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Last Updated: Monday, 11 December 2006, 16:07 GMT
Terrorism suspects still at large
John Reid
Home secretary John Reid said investigations were ongoing
Two terror suspects who breached control orders and went missing earlier this year are still on the run, Home Secretary John Reid has revealed.

One of the men went on the run about four months ago. The other disappeared more than two months ago.

A separate report from the government's terror watchdog said a third suspect could face prosecution for "numerous" alleged control order breaches.

The orders can involve restrictions up to and including virtual house arrest.

Alleged links

One of the missing men - a British national known as AD - escaped from a mental health unit at the end of September.

The 25-year-old has reportedly been questioned about alleged links with the 7 July bombers and was held in Pakistan late last year for more than six months.

AD is also alleged to have been a friend of British suicide bomber Asif Hanif, who blew himself up in Israel in 2003.

The other man - an Iraqi known as LL - vanished from his address in the north of England in August after being charged with seven offences of breaching his control order.

His control order was then quashed by the Court of Appeal in separate legal proceedings.

Police and prosecutors will not be able to take action against him because officers had not handed him a modified version of a control order before he disappeared.

'Little direct risk'

Mr Reid said: "Finding these individuals is an operational matter for the police and investigations are ongoing."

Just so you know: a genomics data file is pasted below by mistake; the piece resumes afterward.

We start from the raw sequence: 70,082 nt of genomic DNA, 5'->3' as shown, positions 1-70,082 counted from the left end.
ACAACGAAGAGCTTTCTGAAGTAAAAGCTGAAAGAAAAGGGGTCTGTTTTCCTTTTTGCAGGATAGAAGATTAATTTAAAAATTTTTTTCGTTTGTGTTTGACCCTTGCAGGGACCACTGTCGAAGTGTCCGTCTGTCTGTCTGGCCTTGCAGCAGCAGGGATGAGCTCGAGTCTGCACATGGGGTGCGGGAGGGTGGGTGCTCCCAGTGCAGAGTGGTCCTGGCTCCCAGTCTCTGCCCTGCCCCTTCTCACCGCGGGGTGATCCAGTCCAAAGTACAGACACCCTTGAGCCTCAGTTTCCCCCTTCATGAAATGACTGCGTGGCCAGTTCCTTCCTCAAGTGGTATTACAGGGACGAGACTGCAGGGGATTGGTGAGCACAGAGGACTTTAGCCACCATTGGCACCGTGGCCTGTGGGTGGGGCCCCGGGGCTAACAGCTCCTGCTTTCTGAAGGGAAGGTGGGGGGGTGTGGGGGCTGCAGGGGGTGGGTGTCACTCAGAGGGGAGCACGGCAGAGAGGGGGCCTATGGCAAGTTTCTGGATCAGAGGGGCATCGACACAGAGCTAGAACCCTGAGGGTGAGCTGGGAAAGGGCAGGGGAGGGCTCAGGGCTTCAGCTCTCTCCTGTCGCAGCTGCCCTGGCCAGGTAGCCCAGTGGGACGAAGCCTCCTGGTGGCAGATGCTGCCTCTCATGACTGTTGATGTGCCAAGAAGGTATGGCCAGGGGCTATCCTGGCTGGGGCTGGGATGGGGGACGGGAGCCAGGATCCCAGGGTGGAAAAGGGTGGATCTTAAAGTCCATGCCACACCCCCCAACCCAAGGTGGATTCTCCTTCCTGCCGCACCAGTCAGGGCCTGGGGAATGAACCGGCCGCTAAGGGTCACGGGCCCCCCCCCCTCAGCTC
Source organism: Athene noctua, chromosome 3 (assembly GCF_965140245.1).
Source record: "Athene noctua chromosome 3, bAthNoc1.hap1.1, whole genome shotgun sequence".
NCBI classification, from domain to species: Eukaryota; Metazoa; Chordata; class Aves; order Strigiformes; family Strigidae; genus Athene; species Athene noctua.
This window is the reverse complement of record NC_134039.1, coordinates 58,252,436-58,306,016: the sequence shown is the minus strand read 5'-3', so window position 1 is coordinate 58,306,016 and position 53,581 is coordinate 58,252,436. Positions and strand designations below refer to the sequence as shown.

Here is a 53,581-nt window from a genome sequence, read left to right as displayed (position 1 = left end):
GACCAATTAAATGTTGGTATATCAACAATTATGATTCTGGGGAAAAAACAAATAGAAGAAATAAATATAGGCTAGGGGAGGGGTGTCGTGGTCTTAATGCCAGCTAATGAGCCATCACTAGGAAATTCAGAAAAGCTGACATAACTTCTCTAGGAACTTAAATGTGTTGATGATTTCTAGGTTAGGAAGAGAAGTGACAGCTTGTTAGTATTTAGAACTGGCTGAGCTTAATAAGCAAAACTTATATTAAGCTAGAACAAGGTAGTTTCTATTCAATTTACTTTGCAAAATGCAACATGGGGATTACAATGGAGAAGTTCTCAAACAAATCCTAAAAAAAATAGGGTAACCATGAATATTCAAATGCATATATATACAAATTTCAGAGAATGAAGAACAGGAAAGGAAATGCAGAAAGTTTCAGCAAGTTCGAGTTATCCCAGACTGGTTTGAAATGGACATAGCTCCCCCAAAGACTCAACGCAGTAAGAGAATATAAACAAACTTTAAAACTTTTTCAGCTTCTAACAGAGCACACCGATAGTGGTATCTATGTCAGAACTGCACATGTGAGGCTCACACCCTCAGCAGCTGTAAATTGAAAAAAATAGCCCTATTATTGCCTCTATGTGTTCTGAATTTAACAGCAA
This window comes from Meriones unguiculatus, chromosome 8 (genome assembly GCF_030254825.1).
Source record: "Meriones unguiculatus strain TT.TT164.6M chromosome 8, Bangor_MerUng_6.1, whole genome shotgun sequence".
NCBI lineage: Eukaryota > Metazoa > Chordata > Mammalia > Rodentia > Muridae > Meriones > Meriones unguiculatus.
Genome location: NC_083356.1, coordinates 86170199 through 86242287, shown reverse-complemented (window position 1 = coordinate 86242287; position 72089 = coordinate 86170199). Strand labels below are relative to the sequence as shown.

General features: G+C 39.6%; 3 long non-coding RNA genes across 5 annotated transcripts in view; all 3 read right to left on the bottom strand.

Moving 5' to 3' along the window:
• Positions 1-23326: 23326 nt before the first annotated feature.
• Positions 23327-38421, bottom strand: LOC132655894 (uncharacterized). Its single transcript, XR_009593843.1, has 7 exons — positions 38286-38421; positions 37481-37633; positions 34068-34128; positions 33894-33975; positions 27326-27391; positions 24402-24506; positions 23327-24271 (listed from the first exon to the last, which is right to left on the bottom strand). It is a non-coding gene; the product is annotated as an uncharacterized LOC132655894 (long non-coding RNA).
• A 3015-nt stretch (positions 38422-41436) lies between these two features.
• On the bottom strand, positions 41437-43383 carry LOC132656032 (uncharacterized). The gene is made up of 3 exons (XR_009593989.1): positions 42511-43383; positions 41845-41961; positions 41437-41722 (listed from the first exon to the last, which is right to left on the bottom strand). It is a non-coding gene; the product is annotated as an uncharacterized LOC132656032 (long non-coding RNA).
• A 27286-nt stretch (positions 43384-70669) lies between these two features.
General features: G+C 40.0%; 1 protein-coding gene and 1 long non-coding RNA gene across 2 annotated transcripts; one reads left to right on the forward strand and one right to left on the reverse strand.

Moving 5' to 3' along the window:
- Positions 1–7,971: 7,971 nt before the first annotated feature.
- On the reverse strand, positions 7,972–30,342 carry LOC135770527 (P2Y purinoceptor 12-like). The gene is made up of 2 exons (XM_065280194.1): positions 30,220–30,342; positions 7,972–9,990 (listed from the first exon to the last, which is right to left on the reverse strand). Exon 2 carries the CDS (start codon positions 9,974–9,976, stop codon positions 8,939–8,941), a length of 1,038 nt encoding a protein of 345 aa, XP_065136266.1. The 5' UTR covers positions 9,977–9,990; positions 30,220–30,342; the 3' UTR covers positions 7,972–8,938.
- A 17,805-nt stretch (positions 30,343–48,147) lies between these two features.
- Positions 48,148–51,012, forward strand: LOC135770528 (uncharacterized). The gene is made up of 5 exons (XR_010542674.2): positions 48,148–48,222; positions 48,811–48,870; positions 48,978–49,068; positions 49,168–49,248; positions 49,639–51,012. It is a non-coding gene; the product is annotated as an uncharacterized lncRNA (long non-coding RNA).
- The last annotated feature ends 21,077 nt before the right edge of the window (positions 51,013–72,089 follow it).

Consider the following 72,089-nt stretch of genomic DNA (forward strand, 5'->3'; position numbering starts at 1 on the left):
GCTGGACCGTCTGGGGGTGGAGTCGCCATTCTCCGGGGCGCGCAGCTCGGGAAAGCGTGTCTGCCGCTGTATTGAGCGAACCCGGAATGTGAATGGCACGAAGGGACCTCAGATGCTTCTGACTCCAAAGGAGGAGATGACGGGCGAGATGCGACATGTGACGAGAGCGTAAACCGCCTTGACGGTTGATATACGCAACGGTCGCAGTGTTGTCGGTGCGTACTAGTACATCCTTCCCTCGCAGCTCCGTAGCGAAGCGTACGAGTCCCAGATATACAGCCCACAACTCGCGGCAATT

A report on the aftermath of the abscondments has been published by the government's independent reviewer of terrorism law, Lord Carlile of Berriew.

It said: "I am satisfied that the two disappearances... present little direct risk to public safety in the UK at the present time.

"In each case it is unlikely on the facts that active terrorists would wish their presence or involvement at the present time in any activity or planning, despite the knowledge and connections which had led to the control orders made against them."

In another case, a control order suspect had been arrested for "numerous alleged infractions" of his order including failures to report to police, Lord Carlile said.


"The CPS will advise shortly whether he should be prosecuted," he added.

Lord Carlile recommended a number of changes to the way the home secretary publishes information about people on control orders, after criticism from opposition parties that details had been withheld about the first missing man.

Mr Reid said there were currently 16 control orders in force. Seven are against British citizens.

Two suspects had been charged with breaching their control orders during the last three months, he added.

Control orders were brought in to cover terrorism suspects in cases where there was not enough evidence to bring them to trial.

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